Volume 14, Issue 5 - September/October 2012
A vote was taken at that time to establish a global technical regulation (GTR) for automotive glazing, which has prompted this notice.
“We believe that most of the changes in this proposal would constitute minor amendments that would harmonize differing measurements and performance requirements for similar test procedures,” reads the notice.
Some of the significant changes include an updated fragmentation test for tempering of curved glass and a new procedure for testing an optical property of the windshield at the angle of installation, to better reflect real world driving conditions. Some testing was proposed for deletion as well.
“We propose deleting the dart impact test and the shot bag test from FMVSS No. 205. It appears the tests have become obsolete,” reads the notice. The notice does specify that glass produced for aftermarket glazing will need to follow the same rules as the original equipment glass.
“Glazing intended for aftermarket replacement is required to meet the requirements of this standard of the requirements of 49 CFR 571.205(a) applicable to the glazing being replaced,” the notice specifies.
Robert Staples signed an “Invention, Disclosure, Confidentiality and Non-Competition Agreement” with Guardian Auto Glass in November 2010. According to Staples’ petition for declaratory judgment, he “left Guardian Glass because he became increasingly uncomfortable with certain practices of the respondent which he believed to be unethical and possibly unlawful.”
Staples later accepted employment at a Glass America location in Fairfax, Va., which is within a 100-mile radius of the Guardian location where he was employed. Staples and Glass America received a letter from Guardian’s attorney requesting “enforcement of the provisions of the non-competition agreement.”
Staples says that the agreement prohibited him from employment in any capacity with a competitor, even in a position such as a cleaner or janitor. He claims that there is no effort to determine whether the prohibited activity is the same type of work as that done for the former employer.
Glass America filed a similar petition in Virginia, backing Staples’ claims.
Lafayette Glass Hit By Embezzlement
Lafayette Glass Co. president Dennis Clark says it is hard to believe Denny, who had worked for his company for 19 years, allegedly stole from the family-owned business for an estimated 11 years. “We treated her like a daughter [but] we began having some suspicions in 2009,” Clark says. “That’s when we confronted her and she admitted to what she was doing.”
According to Clark, Denny was caught taking cash from the company safe. At the time she was a “trusted employee” who had the right to sign company checks.
Denny was charged based on incidents occurring between 2007 and 2009, but Clark says the issue began in 2001—placing the total at around $100,000 or more.
Clark says he would encourage other companies to be highly cautious of whom they allow to sign checks.
“We’re a small family-owned corporation and we didn’t expect this to happen to us,” he says. “Even though you trust people, there are always situations that go on like this and they happen often. You need to keep close tabs on who you have in control of what.”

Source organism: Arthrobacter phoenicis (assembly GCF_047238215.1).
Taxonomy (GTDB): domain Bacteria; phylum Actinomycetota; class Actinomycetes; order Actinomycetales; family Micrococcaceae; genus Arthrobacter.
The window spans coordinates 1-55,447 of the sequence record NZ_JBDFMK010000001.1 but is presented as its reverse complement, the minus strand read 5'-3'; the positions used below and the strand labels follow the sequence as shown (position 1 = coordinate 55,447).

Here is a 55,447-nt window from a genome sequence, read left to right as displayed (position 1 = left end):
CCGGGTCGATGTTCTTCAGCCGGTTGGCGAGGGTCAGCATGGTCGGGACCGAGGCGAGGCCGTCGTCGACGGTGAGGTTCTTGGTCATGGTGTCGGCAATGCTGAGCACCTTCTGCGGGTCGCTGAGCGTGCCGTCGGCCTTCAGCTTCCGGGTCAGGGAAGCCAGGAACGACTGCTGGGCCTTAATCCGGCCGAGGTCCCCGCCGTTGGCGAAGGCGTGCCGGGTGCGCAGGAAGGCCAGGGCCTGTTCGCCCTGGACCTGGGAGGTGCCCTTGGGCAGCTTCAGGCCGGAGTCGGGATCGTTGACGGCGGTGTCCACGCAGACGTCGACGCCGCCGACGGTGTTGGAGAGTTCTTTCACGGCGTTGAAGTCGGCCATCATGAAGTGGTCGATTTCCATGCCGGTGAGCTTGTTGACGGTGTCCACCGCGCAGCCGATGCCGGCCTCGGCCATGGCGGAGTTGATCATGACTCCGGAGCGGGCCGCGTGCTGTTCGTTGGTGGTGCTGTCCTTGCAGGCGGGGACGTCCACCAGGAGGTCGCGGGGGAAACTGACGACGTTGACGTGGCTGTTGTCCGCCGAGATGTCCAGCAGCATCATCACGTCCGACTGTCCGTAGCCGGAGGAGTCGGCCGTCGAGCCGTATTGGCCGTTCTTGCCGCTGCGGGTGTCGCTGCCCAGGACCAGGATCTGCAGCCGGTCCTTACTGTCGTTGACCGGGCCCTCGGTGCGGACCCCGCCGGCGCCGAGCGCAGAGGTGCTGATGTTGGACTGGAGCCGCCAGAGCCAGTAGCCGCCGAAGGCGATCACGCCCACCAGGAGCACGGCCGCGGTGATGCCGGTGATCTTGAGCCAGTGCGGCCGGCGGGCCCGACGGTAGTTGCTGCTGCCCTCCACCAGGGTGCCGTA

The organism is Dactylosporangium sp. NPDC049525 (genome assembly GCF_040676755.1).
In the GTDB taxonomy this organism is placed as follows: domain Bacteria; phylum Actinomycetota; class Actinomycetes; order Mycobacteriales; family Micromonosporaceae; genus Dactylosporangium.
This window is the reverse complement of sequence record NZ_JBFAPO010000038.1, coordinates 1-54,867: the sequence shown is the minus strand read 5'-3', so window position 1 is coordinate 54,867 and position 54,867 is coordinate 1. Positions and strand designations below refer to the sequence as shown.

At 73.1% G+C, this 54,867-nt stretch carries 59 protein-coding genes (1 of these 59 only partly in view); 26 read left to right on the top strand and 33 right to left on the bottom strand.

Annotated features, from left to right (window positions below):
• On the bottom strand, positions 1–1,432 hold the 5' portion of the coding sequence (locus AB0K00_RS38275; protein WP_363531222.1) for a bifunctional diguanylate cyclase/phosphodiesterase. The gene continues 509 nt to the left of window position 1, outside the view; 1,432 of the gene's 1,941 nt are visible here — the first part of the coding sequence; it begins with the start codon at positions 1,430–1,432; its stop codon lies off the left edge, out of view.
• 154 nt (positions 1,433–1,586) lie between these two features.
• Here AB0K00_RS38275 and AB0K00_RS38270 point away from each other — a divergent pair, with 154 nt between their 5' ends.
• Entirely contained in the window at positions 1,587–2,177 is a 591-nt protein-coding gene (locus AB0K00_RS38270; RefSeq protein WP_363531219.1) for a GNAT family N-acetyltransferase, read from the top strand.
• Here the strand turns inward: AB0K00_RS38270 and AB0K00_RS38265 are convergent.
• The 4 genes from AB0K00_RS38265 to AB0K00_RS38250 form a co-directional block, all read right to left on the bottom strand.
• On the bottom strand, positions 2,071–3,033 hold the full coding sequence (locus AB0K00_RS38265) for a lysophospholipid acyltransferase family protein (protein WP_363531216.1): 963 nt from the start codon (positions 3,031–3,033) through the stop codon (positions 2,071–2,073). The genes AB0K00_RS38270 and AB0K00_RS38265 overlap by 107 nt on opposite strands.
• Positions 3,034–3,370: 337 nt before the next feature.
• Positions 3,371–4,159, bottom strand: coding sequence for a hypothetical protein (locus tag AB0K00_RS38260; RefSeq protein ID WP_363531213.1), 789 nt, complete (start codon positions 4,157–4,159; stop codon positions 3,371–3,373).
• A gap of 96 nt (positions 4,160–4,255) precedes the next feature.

Coccaro v. Progressive 2013 Trial Date
“When this started I swore I would see this to the end no matter what it took,” Coccaro says.
The Westchester Civil Supreme Court of New York previously dismissed a case filed by Progressive Insurance against Coccaro and his company alleging insurance fraud. In the case, Progressive claimed that the shop had committed insurance fraud via its charges for a vehicle of one of its insureds—alleging that the shop inflated the charges to make the car a total loss, and that both the shop and the insured received payment for the vehicle’s repairs, Coccaro says.
ACQUISITIONS AND MERGERS
“[This] acquisition makes years of anticipation a reality as two long-time veterans of the fabricated glass tempering industry join forces,” write officials from Tem-Pace in their announcement of the sale. “The two companies look forward to collaborating to enhance quality, delivery, and to better meet the high expectations of their customers.”
Terms of the acquisition have not been disclosed.
Tem-Pace manufactures custom tempered glass, serving the RV, truck cap, door and window, furniture, retail display and lighting markets, while Spec-Temp specializes in cutting, drilling, seaming, silkscreening and tempering glass for high-precision configurations of flat, bent and insulating glass applications for the transportation, food service, residential, commercial and marine markets.
The acquisition is expected to add a variety of capabilities to Tem-Pace’s offerings. “They had some size capabilities that we do not have and they gave us some opportunities to reach out into some things we don’t have, and it helps us to fulfill more of our present customers’ needs,” says Kent Mawer, sales and marketing manager for Tem-Pace.
Mawer says there will be very few employee changes.
“Spec-Temp will be an LLC, basically a subdivision of Tem-Pace. Will that change? We don’t know that. It could be merged into one name but we don’t know that,” Mawer says. “We’re keeping the different identity factors, but all to the benefit of the customers. Whenever we do anything they are our primary concern.”
The transition is expected to take place over the never several months.
Officials from Atwood Mobile Products were not available for comment.
OPENINGS AND CLOSINGS
“We are excited to begin operations in Wisconsin with a great team headed
by Dale and Doug,” says Jerry Ray, vice president and managing partner
of Guardian Auto Glass.
ABRA Auto Body and Glass Opens New Locations
“We are absolutely thrilled with the progression of our national growth
plan,” says Duane Rouse, president and CEO of ABRA Auto Body and Glass.